U.S. home prices continued to rise in the first quarter of 2014, according to a housing report issued Tuesday.
For the quarter, home prices across the country rose 10.3% on an annual basis, the S&P/Case-Shiller report said. That was, however, a slower gain than the previous two quarters, when prices rose more than 11% each. Prices rose just 0.2% from the final three months of 2013.
In March, an index of 20 large housing markets gained 12.4% year-over-year. The monthly rise of 0.9% was relatively robust. In February, prices were flat.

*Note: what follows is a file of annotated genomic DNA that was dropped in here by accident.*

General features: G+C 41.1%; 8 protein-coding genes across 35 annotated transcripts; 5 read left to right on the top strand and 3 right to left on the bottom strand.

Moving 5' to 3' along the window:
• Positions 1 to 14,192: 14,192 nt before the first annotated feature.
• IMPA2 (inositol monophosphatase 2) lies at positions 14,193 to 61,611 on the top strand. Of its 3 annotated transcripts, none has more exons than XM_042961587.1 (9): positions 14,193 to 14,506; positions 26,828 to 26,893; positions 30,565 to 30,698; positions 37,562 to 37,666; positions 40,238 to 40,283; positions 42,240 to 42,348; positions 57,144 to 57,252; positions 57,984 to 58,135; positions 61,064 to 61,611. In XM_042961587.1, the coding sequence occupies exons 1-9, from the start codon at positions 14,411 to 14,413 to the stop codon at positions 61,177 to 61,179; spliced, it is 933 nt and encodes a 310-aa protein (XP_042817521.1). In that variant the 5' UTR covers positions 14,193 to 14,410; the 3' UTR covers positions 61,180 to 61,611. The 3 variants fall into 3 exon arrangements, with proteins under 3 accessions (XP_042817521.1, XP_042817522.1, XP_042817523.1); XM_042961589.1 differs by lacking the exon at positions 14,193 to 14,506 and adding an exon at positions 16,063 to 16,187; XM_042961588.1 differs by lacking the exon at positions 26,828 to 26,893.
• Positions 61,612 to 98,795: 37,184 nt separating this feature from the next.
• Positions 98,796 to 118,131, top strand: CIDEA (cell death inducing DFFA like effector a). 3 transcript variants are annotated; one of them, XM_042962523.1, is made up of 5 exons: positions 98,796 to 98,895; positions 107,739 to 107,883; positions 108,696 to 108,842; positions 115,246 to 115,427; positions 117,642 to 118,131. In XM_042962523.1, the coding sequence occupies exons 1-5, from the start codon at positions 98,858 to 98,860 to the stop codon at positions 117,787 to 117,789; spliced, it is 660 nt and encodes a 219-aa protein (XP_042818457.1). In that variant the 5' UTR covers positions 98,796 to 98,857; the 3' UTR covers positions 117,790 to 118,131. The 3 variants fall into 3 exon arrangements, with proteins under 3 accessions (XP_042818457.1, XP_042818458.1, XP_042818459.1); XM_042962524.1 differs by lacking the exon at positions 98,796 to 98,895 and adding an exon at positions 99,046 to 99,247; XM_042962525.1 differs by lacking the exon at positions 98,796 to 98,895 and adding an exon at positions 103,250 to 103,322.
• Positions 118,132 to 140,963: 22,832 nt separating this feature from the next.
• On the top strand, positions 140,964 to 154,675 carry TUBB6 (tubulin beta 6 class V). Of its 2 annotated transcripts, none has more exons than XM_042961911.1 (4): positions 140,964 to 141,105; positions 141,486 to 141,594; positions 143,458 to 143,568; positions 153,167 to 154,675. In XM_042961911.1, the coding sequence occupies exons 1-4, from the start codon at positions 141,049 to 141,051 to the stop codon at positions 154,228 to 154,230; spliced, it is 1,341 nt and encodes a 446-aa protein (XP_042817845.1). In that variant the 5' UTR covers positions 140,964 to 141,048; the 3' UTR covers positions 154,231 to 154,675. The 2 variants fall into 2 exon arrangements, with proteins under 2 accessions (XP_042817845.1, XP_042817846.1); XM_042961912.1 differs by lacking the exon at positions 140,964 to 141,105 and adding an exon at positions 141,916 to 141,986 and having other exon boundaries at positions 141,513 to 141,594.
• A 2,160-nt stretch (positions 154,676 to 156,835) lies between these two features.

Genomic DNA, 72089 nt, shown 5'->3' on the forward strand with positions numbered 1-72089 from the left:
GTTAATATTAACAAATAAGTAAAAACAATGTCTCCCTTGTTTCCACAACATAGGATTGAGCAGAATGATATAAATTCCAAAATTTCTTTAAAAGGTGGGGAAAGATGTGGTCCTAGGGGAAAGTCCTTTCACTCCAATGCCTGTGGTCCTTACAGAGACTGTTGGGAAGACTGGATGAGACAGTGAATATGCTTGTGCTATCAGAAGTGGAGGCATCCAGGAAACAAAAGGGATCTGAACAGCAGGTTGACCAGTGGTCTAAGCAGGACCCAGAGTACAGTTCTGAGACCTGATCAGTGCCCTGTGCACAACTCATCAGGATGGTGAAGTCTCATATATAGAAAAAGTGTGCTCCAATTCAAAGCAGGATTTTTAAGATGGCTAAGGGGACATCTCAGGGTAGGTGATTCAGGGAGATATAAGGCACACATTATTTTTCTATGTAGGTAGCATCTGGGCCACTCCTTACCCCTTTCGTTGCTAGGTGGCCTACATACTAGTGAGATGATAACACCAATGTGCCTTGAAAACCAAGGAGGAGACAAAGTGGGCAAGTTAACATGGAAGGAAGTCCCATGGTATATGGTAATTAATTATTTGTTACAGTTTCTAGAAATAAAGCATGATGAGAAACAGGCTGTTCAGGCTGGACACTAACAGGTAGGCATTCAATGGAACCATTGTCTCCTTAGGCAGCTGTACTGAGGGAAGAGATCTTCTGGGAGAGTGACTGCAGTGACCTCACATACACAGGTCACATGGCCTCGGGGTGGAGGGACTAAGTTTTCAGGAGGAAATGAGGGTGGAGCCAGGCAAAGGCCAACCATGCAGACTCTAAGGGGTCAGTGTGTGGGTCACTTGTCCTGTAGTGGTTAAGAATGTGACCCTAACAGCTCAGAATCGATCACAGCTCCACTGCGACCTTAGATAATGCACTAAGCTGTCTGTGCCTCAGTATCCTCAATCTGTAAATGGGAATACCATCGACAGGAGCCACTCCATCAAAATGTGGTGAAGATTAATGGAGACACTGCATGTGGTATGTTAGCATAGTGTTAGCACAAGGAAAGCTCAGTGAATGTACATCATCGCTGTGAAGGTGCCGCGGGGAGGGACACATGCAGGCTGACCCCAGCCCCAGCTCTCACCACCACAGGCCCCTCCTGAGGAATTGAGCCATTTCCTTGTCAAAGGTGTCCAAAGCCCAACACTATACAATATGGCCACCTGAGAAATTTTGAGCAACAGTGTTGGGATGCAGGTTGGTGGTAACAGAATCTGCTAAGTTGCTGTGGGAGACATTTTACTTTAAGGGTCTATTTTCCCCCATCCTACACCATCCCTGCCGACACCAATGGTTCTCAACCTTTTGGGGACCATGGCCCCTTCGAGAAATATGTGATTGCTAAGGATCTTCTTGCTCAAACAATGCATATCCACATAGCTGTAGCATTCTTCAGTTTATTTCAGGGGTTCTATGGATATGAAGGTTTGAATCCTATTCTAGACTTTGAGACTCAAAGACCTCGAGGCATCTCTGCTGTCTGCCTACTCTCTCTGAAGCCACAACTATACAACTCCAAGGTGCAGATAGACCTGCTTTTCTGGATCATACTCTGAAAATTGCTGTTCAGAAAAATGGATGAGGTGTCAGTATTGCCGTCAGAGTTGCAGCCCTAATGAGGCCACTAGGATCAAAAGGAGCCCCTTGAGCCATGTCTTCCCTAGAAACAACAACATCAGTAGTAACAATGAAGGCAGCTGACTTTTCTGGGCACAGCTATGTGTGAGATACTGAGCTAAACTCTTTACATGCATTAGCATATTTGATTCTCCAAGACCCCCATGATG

"The year-over-year changes suggest that prices are rising more slowly," according to David Blitzer, chairman of the index committee at S&P.
Trends in the housing market have been mixed, with a bounce back for housing starts in April and better new home sales. Buyers have been able to take advantage of very low mortgage interest rates, but tight loan underwriting still keeps many potential homebuyers out of the market.
Even though price gains have moderated, all the cities in the 20-city index recorded gains year-over-year led by Las Vegas at 21.2%. Prices in San Francisco, San Diego and Los Angeles also rose faster than average.
On a monthly basis, New York was the only city with a decline in March.
Prices remain about 18% below their peak, which was reached in the summer of 2006.